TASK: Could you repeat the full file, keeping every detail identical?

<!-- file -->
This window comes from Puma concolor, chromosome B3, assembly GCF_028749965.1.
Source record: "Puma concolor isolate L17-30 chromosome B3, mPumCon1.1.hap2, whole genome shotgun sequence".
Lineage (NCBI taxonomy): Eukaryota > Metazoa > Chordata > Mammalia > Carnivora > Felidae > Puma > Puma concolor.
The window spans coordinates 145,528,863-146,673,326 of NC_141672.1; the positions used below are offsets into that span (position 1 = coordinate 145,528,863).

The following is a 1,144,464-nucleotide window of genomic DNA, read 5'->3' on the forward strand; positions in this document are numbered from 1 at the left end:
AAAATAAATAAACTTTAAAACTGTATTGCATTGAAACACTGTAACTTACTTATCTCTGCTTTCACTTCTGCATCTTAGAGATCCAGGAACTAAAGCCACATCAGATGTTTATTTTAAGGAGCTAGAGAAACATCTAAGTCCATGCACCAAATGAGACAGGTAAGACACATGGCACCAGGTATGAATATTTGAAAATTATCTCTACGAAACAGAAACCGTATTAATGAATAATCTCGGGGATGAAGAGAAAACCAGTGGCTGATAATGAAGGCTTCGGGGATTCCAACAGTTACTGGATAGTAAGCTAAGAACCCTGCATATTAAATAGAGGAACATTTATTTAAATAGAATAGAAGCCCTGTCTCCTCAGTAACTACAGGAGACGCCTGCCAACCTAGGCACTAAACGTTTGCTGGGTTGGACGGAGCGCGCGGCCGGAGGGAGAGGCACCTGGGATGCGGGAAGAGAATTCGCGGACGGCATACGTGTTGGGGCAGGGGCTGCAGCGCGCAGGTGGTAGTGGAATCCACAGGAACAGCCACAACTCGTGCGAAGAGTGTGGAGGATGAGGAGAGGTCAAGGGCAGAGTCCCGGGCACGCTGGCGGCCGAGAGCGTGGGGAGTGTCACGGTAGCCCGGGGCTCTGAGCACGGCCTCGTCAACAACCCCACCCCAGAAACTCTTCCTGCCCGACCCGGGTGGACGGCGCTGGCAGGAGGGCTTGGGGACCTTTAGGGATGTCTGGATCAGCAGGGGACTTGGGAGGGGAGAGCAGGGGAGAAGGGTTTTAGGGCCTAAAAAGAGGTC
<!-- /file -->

This window comes from Puma concolor, chromosome B3, assembly GCF_028749965.1.
Source record: "Puma concolor isolate L17-30 chromosome B3, mPumCon1.1.hap2, whole genome shotgun sequence".
Lineage (NCBI taxonomy): Eukaryota > Metazoa > Chordata > Mammalia > Carnivora > Felidae > Puma > Puma concolor.
The window spans coordinates 145,528,863-146,673,326 of NC_141672.1; the positions used below are offsets into that span (position 1 = coordinate 145,528,863).

The following is a 1,144,464-nucleotide window of genomic DNA, read 5'->3' on the forward strand; positions in this document are numbered from 1 at the left end:
AAAATAAATAAACTTTAAAACTGTATTGCATTGAAACACTGTAACTTACTTATCTCTGCTTTCACTTCTGCATCTTAGAGATCCAGGAACTAAAGCCACATCAGATGTTTATTTTAAGGAGCTAGAGAAACATCTAAGTCCATGCACCAAATGAGACAGGTAAGACACATGGCACCAGGTATGAATATTTGAAAATTATCTCTACGAAACAGAAACCGTATTAATGAATAATCTCGGGGATGAAGAGAAAACCAGTGGCTGATAATGAAGGCTTCGGGGATTCCAACAGTTACTGGATAGTAAGCTAAGAACCCTGCATATTAAATAGAGGAACATTTATTTAAATAGAATAGAAGCCCTGTCTCCTCAGTAACTACAGGAGACGCCTGCCAACCTAGGCACTAAACGTTTGCTGGGTTGGACGGAGCGCGCGGCCGGAGGGAGAGGCACCTGGGATGCGGGAAGAGAATTCGCGGACGGCATACGTGTTGGGGCAGGGGCTGCAGCGCGCAGGTGGTAGTGGAATCCACAGGAACAGCCACAACTCGTGCGAAGAGTGTGGAGGATGAGGAGAGGTCAAGGGCAGAGTCCCGGGCACGCTGGCGGCCGAGAGCGTGGGGAGTGTCACGGTAGCCCGGGGCTCTGAGCACGGCCTCGTCAACAACCCCACCCCAGAAACTCTTCCTGCCCGACCCGGGTGGACGGCGCTGGCAGGAGGGCTTGGGGACCTTTAGGGATGTCTGGATCAGCAGGGGACTTGGGAGGGGAGAGCAGGGGAGAAGGGTTTTAGGGCCTAAAAAGAGGTC